Sunday morning Beaven and I went into Waveland for a newspaper and some supplies. As we walked into the Wal-Mart wearing our PDA shirts the greeter handed us a basket and said, “Thank you for all you’re doing here.”
This was only the second time this has happened to me but I’ve heard stories of it happening to others all the time. It’s two and a half years after the storm and people are still coming to help and we’re still getting “thank yous”. Jan Rabe, who lives in Pearlington and works for PDA told me about the countless times it has happened to her. She says people will very quietly and very simply say “Thank You” as they pass her in the store. Nothing more; just “Thank You.” Wilf Wityshyn, another PDA staff member verifies this and says he’s even had people buy his dinner in restaurants. He’ll go to pay the tab and the waiter will tell him the couple three tables over already paid it when they left. (Wilf has also gotten out of speeding tickets this way. The cops will let him off by telling him to slow down because they don’t want to lose people like him.) There’s a sign down the road that says “Thank You Church Volunteers.”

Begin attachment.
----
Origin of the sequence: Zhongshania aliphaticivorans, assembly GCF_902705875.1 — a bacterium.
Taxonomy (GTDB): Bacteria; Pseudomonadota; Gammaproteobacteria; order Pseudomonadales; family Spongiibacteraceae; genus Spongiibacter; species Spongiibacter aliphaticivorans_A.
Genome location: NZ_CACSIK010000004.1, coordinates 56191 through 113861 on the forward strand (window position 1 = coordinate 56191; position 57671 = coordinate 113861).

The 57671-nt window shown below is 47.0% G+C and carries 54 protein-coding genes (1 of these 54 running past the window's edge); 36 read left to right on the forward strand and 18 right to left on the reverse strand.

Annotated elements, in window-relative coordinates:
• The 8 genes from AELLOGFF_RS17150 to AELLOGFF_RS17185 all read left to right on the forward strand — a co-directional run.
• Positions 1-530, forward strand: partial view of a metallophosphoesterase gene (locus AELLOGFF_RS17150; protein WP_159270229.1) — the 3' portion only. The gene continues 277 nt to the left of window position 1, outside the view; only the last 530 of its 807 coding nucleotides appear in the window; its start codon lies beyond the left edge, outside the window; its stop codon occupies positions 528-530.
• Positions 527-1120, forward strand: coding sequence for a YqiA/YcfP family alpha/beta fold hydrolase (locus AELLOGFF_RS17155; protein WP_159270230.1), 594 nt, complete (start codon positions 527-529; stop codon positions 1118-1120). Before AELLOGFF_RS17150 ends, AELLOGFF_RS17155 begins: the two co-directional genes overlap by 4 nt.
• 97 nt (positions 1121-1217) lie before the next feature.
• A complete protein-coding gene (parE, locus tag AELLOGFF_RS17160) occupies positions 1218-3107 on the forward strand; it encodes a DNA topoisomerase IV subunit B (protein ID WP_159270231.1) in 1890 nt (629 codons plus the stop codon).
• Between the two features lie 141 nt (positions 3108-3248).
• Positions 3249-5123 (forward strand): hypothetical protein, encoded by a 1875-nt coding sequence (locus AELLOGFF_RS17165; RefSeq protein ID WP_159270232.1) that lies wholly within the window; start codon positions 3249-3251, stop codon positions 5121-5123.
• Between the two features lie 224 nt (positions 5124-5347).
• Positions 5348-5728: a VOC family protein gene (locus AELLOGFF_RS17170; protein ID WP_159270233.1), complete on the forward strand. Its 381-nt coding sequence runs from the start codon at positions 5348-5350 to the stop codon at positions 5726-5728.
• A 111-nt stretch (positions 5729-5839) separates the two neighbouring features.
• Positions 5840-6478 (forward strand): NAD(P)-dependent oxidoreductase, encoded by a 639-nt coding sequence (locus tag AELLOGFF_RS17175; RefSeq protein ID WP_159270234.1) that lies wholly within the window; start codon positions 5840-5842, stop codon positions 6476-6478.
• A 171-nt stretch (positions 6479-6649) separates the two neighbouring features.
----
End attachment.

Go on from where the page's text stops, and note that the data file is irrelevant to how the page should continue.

This is just amazing to me. It reminds me of something Shirley Thompson told me a year ago when we first started working on her house. She said she had prayed for people like us to come when she saw what the hurricane had done to her town. She prayed, “Lord you know we can’t do this by ourselves, you’ve got to send some people to help us.” And we came.
I don’t think much about being an answer to someone’s prayer. I pray a lot about the things I and (the rest of the world) need but to suddenly find out I am myself an answer to someone else’s prayer is another thing altogether. It’s a very sobering feeling. Usually when you say that someone is “using” you, it has a negative meaning. But God is using me now in the very best way. Thanks be to God.